When we rolled away from Chateau on the Lake yesterday afternoon, Deb had driving directions pulled up on Google Maps to help us get where we wanted to go. For some reason I decided to freelance, zigging when I should’ve zagged, and suddenly we found ourselves down on the banks of the White River.
Rising up 250 feet in front of us was the spillway of Table Rock Dam, a massive structure holding back 43,000-acre Table Rock Lake. Completed in 1958 by the US Army Corps of Engineers, the dam is 1.25 miles long overall.
Behind us to the east, the White flows into the older (1913) and much smaller (2,100 acres) Lake Taneycomo, a cold-water body that closely resembles the river it collects. We recalculated, wound our way past the Shepherd of the Hills Fish Hatchery and up to the level of the lake, easing south across the dam.
The topography in and around Branson, Missouri is magnificent and in many places severe. Slopes are steep and hollers are deep, which makes for dramatic views and some challenging driving.
They maintain their roads extremely well up there, but they don’t spend a lot of taxpayer money on guardrails. Yesterday’s eight-mile trip from the Chateau to the highway tickled my acrophobia a bit.
“I’m glad this is close to us,” Deb said as we crested a rise and took in one particularly breathtaking view. It’s a 90-minute drive from The Mountain, ideal for a day trip should we find ourselves craving what the Branson scene has to offer. I’m not sure how often that mood will strike me, but I agree with Deb — as diversions go it’s a pretty good one, nearby.
Considering that we live (for now) in a motorhome, you might wonder how much exercise and attention we possibly could give Smudge, our growing Heeler puppy. Deb and I would be the first to admit that it’s not easy.
We do our best. We’re doing pretty well, actually, and we have proof.
The Tractive gizmo attached to Smudge’s collar not only provides us with her location, it also records her activity. It then gives us a report ranking her against other dogs wearing the device — by breed, locally and around the world. The results have been gratifying.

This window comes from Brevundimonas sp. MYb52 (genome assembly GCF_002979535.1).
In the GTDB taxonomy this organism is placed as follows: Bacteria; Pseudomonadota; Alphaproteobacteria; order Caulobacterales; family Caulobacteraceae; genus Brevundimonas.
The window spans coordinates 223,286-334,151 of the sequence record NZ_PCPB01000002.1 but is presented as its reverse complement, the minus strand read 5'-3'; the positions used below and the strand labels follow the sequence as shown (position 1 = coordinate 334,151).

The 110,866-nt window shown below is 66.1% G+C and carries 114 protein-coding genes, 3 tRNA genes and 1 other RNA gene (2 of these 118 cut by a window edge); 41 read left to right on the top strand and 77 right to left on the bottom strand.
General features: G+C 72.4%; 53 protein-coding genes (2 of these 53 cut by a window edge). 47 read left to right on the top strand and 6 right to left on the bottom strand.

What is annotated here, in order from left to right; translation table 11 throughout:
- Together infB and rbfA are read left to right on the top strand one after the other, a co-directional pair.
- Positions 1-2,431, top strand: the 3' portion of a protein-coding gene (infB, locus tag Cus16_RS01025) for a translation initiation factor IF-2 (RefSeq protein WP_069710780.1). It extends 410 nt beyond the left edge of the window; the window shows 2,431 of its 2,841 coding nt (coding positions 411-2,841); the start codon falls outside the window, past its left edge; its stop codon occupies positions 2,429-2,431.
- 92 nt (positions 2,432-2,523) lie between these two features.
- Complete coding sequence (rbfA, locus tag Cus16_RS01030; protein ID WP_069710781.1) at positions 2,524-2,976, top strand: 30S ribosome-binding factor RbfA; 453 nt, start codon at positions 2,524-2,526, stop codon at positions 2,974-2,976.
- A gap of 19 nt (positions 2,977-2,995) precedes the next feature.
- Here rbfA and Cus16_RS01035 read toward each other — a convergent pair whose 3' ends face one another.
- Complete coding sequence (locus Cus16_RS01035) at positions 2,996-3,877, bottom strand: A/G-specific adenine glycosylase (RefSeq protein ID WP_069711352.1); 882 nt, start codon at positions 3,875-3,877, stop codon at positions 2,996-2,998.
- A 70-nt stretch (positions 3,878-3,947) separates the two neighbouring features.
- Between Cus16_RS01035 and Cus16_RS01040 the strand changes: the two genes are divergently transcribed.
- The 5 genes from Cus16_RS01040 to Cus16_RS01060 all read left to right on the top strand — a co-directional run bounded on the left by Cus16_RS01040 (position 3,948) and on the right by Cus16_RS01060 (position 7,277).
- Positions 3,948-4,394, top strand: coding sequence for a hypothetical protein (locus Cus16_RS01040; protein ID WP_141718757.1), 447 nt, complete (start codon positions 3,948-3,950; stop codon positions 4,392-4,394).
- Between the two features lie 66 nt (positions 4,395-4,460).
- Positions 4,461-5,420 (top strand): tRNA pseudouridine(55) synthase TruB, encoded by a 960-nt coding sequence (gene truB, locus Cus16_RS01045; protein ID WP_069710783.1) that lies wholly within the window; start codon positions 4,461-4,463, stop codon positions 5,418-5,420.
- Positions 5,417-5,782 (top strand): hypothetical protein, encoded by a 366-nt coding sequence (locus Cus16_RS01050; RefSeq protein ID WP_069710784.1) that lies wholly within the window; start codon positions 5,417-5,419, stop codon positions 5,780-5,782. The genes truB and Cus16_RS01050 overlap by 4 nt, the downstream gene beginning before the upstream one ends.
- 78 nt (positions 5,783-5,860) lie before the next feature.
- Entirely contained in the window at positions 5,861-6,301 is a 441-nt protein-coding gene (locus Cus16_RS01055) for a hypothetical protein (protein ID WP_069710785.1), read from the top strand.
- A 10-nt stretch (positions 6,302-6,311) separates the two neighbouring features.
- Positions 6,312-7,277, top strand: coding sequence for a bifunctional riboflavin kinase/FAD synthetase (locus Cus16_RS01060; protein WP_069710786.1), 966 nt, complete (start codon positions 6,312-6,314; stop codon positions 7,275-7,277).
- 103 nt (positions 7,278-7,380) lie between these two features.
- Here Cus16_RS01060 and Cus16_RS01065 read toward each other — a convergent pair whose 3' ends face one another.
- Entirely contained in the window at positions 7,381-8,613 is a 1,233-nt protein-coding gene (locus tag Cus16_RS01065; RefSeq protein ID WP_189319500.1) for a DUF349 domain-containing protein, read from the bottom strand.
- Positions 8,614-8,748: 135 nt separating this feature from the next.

Globally, for example, Smudge is the 330th-most-active dog wearing Tractive. Among all Heelers she ranks #3. And of the 50 dogs closest to her — which down here may cover a lot of territory — she holds the top spot.
We’re pretty proud of that. She’s a keeper, and we’re definitely doin’ right by her.
The AIM-9 Sidewinder has been around a year longer than I have, and it’s been getting a lot of press lately. As I write this, the USAF now has used the missile to shoot down three “objects” in our airspace and one over Canada. The most recent takedown reportedly happened “over Lake Huron” this afternoon.
Since that “Chinese spy balloon” was dropped into the Atlantic over a week ago, US and Canadian officials have issued carefully crafted statements revealing virtually nothing. Over and over we’ve heard nonsense like, “airborne object of unknown origin” and references to “a cylindrical object” or “an octagonal object.”
Where I come from, “objects” don’t fly. Airfoils fly. Projectiles fly. Lighter-than-air craft fly. An “object” without means of lift, propulsion or suspension doesn’t fly — and neither does the bullshit we’ve been getting from the State.
It’s an exercise in not telling the People what’s going on. The intent of statements and briefings isn’t to inform us — they’re meant to placate us.
If I were in the room, the first question I’d ask is, “Are these ‘objects’ terrestrial?” That seems pretty fundamental and, provided the answer is some version of “yes,” I’d follow with this:
“You’ve been asked repeatedly about the nature and origin of these ‘objects,’ and you’ve declined to answer. My question is straightforward — do you know and, for whatever reason, you’re not saying? Or do you not know?”
I wouldn’t get a straight answer to either inquiry. The People should be presented with unvarnished facts about these threats, and I doubt we’ll ever get them.
I repeat: The State is engaged in placating us, not informing us. Remember that.
Take care of yourselves, Patriots. Stay calm. Stay sharp. Stay free.
(Deb captured today’s header image yesterday afternoon from US 65 southbound, approaching the US 62/US 412 west interchange north of Harrison. The Upper Boston Mountains are visible at the horizon.)